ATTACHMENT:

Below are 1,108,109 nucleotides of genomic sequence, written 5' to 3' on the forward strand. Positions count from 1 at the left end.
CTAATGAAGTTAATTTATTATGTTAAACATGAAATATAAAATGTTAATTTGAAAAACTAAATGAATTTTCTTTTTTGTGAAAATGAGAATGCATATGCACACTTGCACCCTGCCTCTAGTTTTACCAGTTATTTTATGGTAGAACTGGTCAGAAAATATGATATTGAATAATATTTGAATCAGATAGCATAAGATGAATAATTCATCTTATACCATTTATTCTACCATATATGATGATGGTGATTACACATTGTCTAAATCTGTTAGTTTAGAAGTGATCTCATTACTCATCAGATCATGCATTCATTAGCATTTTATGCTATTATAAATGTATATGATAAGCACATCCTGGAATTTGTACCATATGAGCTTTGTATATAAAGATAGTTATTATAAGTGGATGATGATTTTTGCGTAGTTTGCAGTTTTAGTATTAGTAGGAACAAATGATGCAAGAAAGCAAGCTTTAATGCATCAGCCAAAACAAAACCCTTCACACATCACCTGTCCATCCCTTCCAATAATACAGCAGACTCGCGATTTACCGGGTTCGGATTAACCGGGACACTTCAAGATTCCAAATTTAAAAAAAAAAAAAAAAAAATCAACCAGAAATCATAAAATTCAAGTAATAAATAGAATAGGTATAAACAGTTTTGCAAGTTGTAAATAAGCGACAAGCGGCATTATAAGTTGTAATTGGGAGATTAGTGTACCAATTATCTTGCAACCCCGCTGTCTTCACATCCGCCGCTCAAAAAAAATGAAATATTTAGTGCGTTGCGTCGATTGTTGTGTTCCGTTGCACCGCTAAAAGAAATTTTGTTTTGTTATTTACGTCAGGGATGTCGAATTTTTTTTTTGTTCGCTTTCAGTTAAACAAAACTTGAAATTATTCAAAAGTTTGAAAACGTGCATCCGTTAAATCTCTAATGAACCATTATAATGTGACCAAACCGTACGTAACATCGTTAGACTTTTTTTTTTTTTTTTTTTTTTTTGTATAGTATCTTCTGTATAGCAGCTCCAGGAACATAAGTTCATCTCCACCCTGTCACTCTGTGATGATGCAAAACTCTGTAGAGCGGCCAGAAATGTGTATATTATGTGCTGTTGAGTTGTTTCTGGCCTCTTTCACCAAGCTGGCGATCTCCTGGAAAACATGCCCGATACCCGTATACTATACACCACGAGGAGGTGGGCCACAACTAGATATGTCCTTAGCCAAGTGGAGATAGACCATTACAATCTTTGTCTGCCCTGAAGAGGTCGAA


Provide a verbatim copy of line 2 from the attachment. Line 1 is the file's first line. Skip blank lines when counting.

CTAATGAAGTTAATTTATTATGTTAAACATGAAATATAAAATGTTAATTTGAAAAACTAAATGAATTTTCTTTTTTGTGAAAATGAGAATGCATATGCACACTTGCACCCTGCCTCTAGTTTTACCAGTTATTTTATGGTAGAACTGGTCAGAAAATATGATATTGAATAATATTTGAATCAGATAGCATAAGATGAATAATTCATCTTATACCATTTATTCTACCATATATGATGATGGTGATTACACATTGTCTAAATCTGTTAGTTTAGAAGTGATCTCATTACTCATCAGATCATGCATTCATTAGCATTTTATGCTATTATAAATGTATATGATAAGCACATCCTGGAATTTGTACCATATGAGCTTTGTATATAAAGATAGTTATTATAAGTGGATGATGATTTTTGCGTAGTTTGCAGTTTTAGTATTAGTAGGAACAAATGATGCAAGAAAGCAAGCTTTAATGCATCAGCCAAAACAAAACCCTTCACACATCACCTGTCCATCCCTTCCAATAATACAGCAGACTCGCGATTTACCGGGTTCGGATTAACCGGGACACTTCAAGATTCCAAATTTAAAAAAAAAAAAAAAAAAATCAACCAGAAATCATAAAATTCAAGTAATAAATAGAATAGGTATAAACAGTTTTGCAAGTTGTAAATAAGCGACAAGCGGCATTATAAGTTGTAATTGGGAGATTAGTGTACCAATTATCTTGCAACCCCGCTGTCTTCACATCCGCCGCTCAAAAAAAATGAAATATTTAGTGCGTTGCGTCGATTGTTGTGTTCCGTTGCACCGCTAAAAGAAATTTTGTTTTGTTATTTACGTCAGGGATGTCGAATTTTTTTTTTGTTCGCTTTCAGTTAAACAAAACTTGAAATTATTCAAAAGTTTGAAAACGTGCATCCGTTAAATCTCTAATGAACCATTATAATGTGACCAAACCGTACGTAACATCGTTAGACTTTTTTTTTTTTTTTTTTTTTTTTGTATAGTATCTTCTGTATAGCAGCTCCAGGAACATAAGTTCATCTCCACCCTGTCACTCTGTGATGATGCAAAACTCTGTAGAGCGGCCAGAAATGTGTATATTATGTGCTGTTGAGTTGTTTCTGGCCTCTTTCACCAAGCTGGCGATCTCCTGGAAAACATGCCCGATACCCGTATACTATACACCACGAGGAGGTGGGCCACAACTAGATATGTCCTTAGCCAAGTGGAGATAGACCATTACAATCTTTGTCTGCCCTGAAGAGGTCGAA